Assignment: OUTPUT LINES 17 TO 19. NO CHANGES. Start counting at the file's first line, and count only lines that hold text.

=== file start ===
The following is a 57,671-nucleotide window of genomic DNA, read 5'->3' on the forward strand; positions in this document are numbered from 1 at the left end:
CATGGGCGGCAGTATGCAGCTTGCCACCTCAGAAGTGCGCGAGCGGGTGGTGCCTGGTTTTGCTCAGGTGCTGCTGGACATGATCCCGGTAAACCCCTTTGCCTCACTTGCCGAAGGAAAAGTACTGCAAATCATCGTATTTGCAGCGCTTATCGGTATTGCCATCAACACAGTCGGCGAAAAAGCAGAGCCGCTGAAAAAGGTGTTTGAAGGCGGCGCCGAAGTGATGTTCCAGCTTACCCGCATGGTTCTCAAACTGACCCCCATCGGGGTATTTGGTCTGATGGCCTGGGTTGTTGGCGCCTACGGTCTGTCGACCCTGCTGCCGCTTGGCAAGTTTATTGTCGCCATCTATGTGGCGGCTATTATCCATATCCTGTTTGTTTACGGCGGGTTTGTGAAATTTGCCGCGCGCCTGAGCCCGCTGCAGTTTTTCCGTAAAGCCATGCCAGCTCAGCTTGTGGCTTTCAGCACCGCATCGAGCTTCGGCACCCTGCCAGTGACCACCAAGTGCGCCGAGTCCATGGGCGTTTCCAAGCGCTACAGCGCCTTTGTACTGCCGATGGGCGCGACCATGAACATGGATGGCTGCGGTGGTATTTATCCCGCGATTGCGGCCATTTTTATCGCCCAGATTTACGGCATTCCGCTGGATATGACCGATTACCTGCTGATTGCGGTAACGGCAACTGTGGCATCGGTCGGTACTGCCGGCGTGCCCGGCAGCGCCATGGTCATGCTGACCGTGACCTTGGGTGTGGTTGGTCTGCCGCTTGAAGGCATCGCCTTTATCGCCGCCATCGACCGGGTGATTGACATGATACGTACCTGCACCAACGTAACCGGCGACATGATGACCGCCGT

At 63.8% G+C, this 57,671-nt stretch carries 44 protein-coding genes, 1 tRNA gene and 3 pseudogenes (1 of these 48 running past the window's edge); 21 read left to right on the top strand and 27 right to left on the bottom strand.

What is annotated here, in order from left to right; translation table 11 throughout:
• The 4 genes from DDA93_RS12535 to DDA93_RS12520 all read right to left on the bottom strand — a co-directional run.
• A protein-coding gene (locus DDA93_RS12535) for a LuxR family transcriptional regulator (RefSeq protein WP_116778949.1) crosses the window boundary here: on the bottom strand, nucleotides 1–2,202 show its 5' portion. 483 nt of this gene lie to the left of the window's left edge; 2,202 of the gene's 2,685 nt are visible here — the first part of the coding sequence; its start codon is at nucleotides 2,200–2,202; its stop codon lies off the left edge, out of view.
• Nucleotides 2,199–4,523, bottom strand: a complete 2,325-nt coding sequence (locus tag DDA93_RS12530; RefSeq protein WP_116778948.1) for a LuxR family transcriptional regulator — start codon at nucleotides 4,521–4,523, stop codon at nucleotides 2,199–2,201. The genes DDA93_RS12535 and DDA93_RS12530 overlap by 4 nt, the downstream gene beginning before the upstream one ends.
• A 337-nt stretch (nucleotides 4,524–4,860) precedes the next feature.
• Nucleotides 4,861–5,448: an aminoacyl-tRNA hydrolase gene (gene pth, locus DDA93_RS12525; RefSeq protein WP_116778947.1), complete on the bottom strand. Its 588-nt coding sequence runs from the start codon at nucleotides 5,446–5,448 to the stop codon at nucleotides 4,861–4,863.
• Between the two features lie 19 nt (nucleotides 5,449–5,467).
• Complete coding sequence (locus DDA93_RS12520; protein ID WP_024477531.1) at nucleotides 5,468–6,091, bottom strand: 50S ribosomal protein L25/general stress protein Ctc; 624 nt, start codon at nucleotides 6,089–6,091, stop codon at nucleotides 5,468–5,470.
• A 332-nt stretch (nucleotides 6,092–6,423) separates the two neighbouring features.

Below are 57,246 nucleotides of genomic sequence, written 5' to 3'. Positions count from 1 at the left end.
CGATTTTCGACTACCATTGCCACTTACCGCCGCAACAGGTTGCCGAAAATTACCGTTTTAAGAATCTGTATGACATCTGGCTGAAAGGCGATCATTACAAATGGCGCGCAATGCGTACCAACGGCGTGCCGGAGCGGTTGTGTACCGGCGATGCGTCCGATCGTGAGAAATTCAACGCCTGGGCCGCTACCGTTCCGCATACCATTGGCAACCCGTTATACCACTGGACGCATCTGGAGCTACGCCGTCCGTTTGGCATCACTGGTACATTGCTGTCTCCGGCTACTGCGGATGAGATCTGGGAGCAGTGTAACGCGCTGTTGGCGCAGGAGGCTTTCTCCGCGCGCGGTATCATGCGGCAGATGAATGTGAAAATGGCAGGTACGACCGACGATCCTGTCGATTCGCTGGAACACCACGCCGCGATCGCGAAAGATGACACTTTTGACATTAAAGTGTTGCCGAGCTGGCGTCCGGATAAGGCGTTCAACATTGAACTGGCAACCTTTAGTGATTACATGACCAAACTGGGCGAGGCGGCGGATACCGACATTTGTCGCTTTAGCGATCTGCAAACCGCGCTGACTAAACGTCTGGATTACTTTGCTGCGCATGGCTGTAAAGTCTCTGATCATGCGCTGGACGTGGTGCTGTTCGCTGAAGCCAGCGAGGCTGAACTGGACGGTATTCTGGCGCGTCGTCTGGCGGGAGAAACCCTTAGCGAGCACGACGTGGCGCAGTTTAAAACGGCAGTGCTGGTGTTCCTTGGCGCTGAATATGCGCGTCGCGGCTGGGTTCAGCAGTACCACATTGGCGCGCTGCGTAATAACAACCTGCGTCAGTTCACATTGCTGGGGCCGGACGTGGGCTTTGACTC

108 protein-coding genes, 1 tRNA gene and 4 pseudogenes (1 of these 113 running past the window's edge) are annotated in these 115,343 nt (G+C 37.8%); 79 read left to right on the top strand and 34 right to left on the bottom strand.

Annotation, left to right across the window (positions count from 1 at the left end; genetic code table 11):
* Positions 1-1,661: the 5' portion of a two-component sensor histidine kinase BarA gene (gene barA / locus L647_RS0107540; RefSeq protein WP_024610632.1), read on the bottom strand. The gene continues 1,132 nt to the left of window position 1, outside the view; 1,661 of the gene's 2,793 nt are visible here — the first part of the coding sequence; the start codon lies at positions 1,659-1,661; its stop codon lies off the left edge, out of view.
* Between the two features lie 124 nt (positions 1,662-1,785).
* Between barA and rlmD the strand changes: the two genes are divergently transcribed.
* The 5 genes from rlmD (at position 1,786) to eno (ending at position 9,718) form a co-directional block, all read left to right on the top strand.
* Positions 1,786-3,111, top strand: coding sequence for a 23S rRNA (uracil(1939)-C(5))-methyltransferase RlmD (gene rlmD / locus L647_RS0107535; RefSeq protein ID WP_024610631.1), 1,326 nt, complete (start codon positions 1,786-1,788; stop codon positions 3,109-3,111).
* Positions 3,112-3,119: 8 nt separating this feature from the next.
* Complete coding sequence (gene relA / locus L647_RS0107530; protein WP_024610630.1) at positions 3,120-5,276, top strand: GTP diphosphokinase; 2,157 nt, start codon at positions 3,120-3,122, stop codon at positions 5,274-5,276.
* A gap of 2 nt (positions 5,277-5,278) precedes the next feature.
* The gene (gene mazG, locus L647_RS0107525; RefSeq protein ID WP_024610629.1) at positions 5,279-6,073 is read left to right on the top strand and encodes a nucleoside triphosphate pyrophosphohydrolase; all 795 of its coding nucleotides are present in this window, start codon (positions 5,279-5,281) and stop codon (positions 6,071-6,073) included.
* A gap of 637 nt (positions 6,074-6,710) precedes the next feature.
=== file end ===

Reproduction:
* Positions 1-1,661: the 5' portion of a two-component sensor histidine kinase BarA gene (gene barA / locus L647_RS0107540; RefSeq protein WP_024610632.1), read on the bottom strand. The gene continues 1,132 nt to the left of window position 1, outside the view; 1,661 of the gene's 2,793 nt are visible here — the first part of the coding sequence; the start codon lies at positions 1,659-1,661; its stop codon lies off the left edge, out of view.
* Between the two features lie 124 nt (positions 1,662-1,785).
* Between barA and rlmD the strand changes: the two genes are divergently transcribed.